As the southern belle daughters of a wealthy judge who was owner of a large plantation with hundreds of slaves, Sarah and Angelica Grimké could have had easy lives, as long as they were willing to be subservient, quiet, and could turn a blind eye to slavery.
Sarah, born in 1792, was given tutors for the feminine arts of painting, sewing, and music; her father only formally educated his sons. Her Yale-educated brother taught her math, science, Latin and Greek. In turn, she started teaching slaves to read, which was illegal at the time. In 1819, she accompanied her father to Philadelphia in order for him to seek medical treatment. While there, she encountered Quakers, also known as the Society of Friends, and heard their anti-slavery views. Sarah had always known that slavery was wrong, but now she had finally met like-minded people. When they returned to South Carolina, Sarah could no longer abide a life based on the enslavement of others. Although her family highly disapproved, she converted to Quakerism and moved to Philadelphia in 1821. Her youngest sister, Angela, born in 1805, soon joined her.
The two sisters began writing pamphlets and giving speeches especially encouraging women to persuade their husbands, fathers, and sons to end slavery. Southern leaders were so upset, they burned the pamphlets and threatened to arrest them if the sisters ever returned to South Carolina.
The North did not relish the thought of out-spoken women, even when they were speaking out against slavery. Most abolition groups were dominated by men and the women were allowed more as attendees and helpers. The General Association of Congregational Ministers of Massachusetts actually wrote public statements condemning the sisters for such “unwomanly behavior.”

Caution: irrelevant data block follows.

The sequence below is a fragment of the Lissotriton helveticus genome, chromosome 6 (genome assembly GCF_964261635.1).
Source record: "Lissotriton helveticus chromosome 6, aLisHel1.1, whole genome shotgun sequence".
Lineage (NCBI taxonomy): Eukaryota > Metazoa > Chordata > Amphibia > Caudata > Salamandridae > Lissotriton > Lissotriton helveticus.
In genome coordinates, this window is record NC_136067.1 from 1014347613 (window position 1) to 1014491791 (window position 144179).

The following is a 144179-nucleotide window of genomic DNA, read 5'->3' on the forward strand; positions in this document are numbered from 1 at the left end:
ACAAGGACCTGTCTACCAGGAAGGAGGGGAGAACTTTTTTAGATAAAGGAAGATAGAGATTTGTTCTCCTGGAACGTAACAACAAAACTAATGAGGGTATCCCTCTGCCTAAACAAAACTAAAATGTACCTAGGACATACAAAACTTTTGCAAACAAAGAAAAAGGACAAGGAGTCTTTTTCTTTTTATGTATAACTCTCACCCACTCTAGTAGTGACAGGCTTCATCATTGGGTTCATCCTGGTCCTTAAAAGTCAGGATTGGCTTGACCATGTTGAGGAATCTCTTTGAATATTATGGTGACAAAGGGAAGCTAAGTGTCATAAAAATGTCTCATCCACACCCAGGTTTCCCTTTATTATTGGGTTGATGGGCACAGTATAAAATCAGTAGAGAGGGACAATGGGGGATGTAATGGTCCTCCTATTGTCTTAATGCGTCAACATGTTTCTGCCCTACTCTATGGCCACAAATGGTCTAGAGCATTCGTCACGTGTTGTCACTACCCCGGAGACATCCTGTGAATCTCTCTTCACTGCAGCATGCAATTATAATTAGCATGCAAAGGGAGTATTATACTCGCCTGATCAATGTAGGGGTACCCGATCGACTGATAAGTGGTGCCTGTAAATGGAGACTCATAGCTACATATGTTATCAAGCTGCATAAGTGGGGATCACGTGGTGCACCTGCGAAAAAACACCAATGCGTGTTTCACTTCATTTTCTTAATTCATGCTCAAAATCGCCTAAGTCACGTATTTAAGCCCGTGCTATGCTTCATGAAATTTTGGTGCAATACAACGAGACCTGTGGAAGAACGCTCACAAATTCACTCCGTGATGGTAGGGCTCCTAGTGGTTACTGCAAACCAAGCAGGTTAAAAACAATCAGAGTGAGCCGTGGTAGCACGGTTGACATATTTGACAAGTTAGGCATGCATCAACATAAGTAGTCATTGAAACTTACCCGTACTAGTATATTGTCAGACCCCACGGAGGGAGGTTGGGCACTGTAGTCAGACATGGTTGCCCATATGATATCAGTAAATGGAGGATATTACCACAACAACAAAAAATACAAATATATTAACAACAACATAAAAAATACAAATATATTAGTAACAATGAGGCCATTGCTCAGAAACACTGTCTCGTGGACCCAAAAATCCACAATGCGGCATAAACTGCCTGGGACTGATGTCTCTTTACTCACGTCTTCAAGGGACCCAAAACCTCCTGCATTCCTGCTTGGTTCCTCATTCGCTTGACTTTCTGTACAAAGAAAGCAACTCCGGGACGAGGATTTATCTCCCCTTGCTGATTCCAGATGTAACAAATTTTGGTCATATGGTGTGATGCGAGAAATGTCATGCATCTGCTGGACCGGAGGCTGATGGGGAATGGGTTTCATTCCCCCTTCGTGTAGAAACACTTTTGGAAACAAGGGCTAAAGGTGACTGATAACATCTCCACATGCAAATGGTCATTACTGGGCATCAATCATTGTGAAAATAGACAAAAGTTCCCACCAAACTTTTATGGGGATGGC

Now the sisters found themselves becoming part of the budding woman’s rights movement. They were not even asking for the right to vote at this time; they were fighting for the simplest of things like the basic right of women to speak in public.  In 1828 Angela Grimké became the first woman to address a formal legislative body when she brought a petition to the Massachusetts State Legislature. It was signed by 20,000 women seeking to end slavery. 
On May 9, 1837, the sisters attended the first Anti-Slavery Convention of American Women in New York City. Not only was this a bold step for abolition, but this was the first time that women’s rights were formally discussed in public including the rights of women of color. Although only a handful of African-American women attended, and there were threats of violence to those who attended, leaders such as the Grimké sisters, Lucretia Mott, and Lydia Maria Child walked arm in arm with them to the convention declaring that all women are sisters. They saw that the prejudice against people of color, and the sexism all women faced, were part of the larger cause of human rights. 

This week’s song pick:
“Confident” by Demi Lovato (Multifemale Fan Compilation)
#SuffragetteCity100 #SufferingForSuffrage
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